The Home-Front Herald

Soldiers and their families on the home front brace for a long, hard war.


FEBRUARY 1942 — America's war effort is only two months old. But already, folks on the home front have been hit with a double whammy.

First, their sons, brothers, boyfriends, husbands, and fathers are going off to war. Second, they are learning to live with rationing (using items sparingly) and shortages of food, clothes, and gasoline.

The U.S. armed forces began the draft (requiring men to join the military) even before the Japanese bombed Pearl Harbor on December 7, 1941. The bombing forced the U.S. into World War II and boosted the military's need for men to fight the Axis powers — Japan, Germany, and Italy. Now all men between the ages of 18 and 45 are eligible to be drafted.

Americans on the home front also are being asked to make sacrifices for the war. So far, sugar is the only item to be rationed. But many other items, such as clothing, are expected to follow. Each family is given a ration book with a certain number of ration points in it. For example, it takes eight points to buy a pound of sugar.

Some Americans are grumbling about rationing and shortages. They complain that there is no way to know what will suddenly be unavailable. One week it might be butter, the next week it might be meat. But those who grumble too loud usually get an abrupt reminder that there is a war on.

U.S. Youngsters Fight the Axis

JUNE 1942 — An army of children has fanned out across the U.S. to collect scrap metal, cloth, paper, and rubber to help the war effort. Scrap metal and other recyclable products are needed so that there will be enough materials to produce weapons and clothes for American GIs (a nickname for U.S. soldiers).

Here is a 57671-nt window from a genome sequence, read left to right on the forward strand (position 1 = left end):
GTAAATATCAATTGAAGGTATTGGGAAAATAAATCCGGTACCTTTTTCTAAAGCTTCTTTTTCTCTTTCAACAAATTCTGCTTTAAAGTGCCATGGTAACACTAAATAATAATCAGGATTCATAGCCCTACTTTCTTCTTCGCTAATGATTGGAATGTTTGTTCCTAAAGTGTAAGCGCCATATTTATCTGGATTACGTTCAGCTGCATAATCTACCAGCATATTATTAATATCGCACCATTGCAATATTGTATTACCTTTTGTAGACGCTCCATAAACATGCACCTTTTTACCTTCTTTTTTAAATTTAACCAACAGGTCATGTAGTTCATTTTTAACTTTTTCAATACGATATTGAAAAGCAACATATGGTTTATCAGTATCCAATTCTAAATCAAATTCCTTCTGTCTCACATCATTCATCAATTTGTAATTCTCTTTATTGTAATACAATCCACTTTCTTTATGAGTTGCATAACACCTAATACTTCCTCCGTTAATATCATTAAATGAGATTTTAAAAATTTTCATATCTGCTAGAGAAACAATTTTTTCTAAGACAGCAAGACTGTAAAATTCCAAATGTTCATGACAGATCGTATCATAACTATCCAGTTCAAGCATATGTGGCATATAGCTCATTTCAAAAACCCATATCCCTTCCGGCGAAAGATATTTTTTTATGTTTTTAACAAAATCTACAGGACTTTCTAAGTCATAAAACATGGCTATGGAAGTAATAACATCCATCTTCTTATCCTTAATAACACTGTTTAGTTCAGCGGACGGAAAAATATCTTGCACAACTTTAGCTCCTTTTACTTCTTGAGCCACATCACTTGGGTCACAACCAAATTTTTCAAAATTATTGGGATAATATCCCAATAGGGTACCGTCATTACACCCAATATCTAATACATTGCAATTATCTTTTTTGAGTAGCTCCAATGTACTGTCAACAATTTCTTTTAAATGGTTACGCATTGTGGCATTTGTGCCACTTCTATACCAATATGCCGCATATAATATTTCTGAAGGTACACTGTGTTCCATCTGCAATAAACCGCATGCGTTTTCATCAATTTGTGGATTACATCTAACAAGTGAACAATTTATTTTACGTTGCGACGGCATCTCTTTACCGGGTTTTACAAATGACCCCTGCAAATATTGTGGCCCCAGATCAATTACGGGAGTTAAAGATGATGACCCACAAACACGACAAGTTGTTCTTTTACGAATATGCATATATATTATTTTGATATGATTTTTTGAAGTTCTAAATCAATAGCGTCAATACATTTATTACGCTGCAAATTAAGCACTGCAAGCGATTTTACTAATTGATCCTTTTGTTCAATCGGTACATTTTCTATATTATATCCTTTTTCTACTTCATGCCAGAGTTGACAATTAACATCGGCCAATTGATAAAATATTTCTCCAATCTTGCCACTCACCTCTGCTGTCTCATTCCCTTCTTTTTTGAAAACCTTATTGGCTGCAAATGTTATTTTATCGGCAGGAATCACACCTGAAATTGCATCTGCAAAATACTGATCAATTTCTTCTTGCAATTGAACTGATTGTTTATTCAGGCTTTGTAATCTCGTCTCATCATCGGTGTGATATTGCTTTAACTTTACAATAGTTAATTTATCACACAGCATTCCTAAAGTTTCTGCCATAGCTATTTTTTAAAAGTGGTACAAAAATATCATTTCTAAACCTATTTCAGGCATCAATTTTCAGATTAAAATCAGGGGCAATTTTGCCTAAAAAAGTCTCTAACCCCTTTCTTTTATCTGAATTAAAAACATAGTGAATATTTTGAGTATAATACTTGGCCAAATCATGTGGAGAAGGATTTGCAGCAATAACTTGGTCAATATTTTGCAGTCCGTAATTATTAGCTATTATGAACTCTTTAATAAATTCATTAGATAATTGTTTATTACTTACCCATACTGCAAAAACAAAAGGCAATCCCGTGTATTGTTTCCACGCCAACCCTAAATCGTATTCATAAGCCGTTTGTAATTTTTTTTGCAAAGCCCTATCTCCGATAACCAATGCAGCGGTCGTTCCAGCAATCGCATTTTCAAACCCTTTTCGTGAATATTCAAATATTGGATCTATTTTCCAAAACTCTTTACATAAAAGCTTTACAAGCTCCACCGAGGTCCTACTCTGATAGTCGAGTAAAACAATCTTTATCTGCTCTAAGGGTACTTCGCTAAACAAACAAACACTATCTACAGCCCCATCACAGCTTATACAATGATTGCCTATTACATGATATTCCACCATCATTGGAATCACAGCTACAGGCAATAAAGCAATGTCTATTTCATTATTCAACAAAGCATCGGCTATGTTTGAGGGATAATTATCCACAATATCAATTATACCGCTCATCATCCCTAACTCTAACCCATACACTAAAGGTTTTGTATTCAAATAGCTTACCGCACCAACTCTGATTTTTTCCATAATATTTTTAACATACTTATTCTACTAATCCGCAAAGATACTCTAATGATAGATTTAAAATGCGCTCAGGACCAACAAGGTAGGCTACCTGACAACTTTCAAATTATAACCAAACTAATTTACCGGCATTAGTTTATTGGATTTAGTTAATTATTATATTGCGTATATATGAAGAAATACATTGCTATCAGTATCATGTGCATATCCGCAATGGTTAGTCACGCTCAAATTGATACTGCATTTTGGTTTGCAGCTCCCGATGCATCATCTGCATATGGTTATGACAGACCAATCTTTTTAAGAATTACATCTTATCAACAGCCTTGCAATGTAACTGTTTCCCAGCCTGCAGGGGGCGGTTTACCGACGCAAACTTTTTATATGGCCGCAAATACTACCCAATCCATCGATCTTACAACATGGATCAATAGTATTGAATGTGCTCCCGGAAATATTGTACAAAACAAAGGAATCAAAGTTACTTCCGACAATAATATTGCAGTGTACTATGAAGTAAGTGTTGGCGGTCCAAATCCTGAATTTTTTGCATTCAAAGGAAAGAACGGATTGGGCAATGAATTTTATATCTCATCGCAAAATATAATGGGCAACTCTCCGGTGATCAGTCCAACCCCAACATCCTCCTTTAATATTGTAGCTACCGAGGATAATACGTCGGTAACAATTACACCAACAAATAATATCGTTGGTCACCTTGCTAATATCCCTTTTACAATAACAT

U.S. government officials say that the recycling drives are a great way for young people to feel as if they are part of the war effort. Scrap drives are not the only contribution that U.S. youngsters are making. They also are buying war stamps for 10 and 25 cents each. After they have bought enough stamps, they can buy a war bond. War bonds, which come in amounts of $25, $50, $100, $500, or $1,000, help to fund the U.S. war effort.

That's not all. Americans of all ages are helping the war effort by planting "victory gardens" in backyards, vacant lots, parks, playgrounds, and in just about any patch of land that will grow vegetables. Experts estimate that the gardens will soon grow one third of the nation's vegetables.

Frankie Wows Bobby-soxers